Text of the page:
Communism and democracy are like water and oil.  They just don’t mix well, but they can coexist along side of one another.  I don’t know what the ultimate solution in Hong Kong will be, but hopefully calmer minds will prevail and work out a system all parties can accept as a compromise.  It would set a great example if they can work something out in a peaceful manner.

Edited by Hunka Hunka Burning Love

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I don't know @Hunka Hunka Burning Love. Seems like a lot of equating between Communism and Capitalism with what you wrote. I assume you're a relativist?

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Someone is financing the riots.  I've been told by some friends from Macau that they get paid $1000 a day to stand in the back and $10,000 a day to be in the front line.  I don't know what the motives are in creating this issue in HK.  Not sure who it is behind this.  

The violence is dumb and doesn't help with their cause.  I think the folks doing the violence are paid.  Why destroy private citizen's stores.  

Our democracy isn't even working.  We have so many people in office that don't represent the interest of the people that put them there.  WE don't vote for our president directly.  This is all an illusion.  There is so much corruption.  

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47 minutes ago, eddiemoy said:

Someone is financing the riots.  I've been told by some friends from Macau that they get paid $1000 a day to stand in the back and $10,000 a day to be in the front line.  I don't know what the motives are in creating this issue in HK.  Not sure who it is behind this.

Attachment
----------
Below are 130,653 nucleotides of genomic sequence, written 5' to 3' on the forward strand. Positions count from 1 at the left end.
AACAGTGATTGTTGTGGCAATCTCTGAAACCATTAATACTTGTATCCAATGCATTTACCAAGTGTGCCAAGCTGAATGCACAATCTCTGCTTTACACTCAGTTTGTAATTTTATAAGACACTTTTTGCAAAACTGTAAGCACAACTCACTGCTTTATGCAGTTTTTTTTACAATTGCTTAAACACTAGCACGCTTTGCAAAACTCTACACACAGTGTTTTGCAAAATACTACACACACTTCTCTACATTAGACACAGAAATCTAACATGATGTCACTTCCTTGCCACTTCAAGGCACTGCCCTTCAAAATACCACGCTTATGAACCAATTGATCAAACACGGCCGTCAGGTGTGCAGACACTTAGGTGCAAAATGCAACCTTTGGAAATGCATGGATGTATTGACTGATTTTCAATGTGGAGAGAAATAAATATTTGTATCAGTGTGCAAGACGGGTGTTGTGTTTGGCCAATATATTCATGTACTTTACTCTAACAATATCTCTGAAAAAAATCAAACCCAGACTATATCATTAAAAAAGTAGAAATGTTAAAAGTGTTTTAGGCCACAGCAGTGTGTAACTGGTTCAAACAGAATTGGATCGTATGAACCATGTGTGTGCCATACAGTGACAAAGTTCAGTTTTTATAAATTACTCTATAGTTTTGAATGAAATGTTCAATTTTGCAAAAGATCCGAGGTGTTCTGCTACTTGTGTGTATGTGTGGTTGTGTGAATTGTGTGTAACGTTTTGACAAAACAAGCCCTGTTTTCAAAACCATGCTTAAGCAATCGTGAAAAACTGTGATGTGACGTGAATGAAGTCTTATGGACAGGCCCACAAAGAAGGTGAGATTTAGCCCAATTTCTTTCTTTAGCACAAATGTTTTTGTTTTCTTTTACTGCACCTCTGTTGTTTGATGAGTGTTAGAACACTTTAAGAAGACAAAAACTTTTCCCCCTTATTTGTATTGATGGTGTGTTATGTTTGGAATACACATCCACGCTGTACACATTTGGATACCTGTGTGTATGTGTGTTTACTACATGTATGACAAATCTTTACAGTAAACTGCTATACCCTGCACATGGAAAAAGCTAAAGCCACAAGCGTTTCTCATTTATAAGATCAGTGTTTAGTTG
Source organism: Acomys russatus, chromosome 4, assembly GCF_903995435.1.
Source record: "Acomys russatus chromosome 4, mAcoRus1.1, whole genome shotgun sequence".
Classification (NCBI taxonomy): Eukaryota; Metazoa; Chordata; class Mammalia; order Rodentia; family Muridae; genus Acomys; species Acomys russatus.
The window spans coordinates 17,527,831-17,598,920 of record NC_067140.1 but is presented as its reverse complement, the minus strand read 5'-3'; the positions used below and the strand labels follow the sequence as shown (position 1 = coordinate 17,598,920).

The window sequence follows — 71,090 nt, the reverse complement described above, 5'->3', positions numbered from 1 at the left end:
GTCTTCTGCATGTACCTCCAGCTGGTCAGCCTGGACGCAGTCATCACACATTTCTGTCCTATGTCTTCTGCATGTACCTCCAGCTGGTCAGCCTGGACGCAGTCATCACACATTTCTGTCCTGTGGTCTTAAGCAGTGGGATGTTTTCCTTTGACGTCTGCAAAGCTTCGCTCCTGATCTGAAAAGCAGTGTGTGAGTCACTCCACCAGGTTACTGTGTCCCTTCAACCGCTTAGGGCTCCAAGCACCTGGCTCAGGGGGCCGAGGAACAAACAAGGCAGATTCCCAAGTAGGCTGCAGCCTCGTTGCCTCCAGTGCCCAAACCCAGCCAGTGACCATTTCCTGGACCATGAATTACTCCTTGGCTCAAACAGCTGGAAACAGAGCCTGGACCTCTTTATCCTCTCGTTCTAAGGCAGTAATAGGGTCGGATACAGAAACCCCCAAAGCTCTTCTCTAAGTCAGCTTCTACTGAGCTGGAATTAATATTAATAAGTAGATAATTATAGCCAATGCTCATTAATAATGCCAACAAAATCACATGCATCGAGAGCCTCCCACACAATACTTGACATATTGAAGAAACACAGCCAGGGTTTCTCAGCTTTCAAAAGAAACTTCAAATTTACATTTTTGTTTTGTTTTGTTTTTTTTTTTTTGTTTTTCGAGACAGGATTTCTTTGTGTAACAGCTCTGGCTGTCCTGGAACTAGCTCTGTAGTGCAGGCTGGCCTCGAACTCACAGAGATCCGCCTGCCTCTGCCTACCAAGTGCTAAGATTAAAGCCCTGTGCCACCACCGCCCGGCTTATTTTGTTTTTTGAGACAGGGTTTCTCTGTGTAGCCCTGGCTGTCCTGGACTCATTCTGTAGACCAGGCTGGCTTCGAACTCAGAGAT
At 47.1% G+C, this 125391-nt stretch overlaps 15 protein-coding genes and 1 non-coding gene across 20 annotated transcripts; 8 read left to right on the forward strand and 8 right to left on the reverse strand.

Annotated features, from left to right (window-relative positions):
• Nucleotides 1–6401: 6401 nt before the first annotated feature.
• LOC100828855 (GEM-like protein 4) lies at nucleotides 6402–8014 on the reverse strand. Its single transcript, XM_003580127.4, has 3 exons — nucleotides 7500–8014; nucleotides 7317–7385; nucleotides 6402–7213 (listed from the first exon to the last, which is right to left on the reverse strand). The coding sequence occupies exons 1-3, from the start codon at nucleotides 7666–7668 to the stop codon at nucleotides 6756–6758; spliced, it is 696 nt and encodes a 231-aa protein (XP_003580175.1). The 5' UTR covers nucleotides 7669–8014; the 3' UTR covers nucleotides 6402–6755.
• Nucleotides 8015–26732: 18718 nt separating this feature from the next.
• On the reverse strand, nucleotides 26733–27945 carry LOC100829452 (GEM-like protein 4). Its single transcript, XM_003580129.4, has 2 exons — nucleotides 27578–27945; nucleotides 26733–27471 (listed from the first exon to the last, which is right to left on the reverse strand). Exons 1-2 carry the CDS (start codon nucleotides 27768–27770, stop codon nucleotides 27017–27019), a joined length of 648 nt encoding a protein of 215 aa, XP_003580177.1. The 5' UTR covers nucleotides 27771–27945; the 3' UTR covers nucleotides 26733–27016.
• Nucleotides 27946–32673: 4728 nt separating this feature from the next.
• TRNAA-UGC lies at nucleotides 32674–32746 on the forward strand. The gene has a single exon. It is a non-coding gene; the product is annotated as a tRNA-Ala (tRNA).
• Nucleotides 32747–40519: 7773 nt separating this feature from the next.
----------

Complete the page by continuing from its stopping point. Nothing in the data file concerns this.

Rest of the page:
The violence is dumb and doesn't help with their cause.  I think the folks doing the violence are paid.  Why destroy private citizen's stores.  

Some of them get paid but certainly not the majority of them. I would stay really skeptical for these kind of rumors because even if they are true they would have really low chance be the main cause.

For the violence yes it's dumb when you can think clearly. However, try put yourself in their shoes. With their daily interactions, news, and rumors makes them get afraid, frustrated, and angry. Being young doesn't help these people either. Remember the last dumb thing you did when you get angry?

HK have valid reasons to do these protests but I don't support violence:

 

Quote

Our democracy isn't even working.  We have so many people in office that don't represent the interest of the people that put them there.  WE don't vote for our president directly.  This is all an illusion.  There is so much corruption.  

Don't we have reasons why we don't vote directly?

Edited by Kens

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5 hours ago, Kens said:

Some of them get paid but certainly not the majority of them. I would stay really skeptical for these kind of rumors because even if they are true they would have really low chance be the main cause.

For the violence yes it's dumb when you can think clearly. However, try put yourself in their shoes. With their daily interactions, news, and rumors makes them get afraid, frustrated, and angry. Being young doesn't help these people either. Remember the last dumb thing you did when you get angry?

HK have valid reasons to do these protests but I don't support violence:

 

Don't we have reasons why we don't vote directly?

I’ve seen this happen in many places where you have a peaceful protest and a small group is paid to do violence.  The violence allows for the use of force to shut things down.  

I don’t know the reason behind why we don’t allow direct voting,  it shouldn’t be this way.   We elect everything else directly.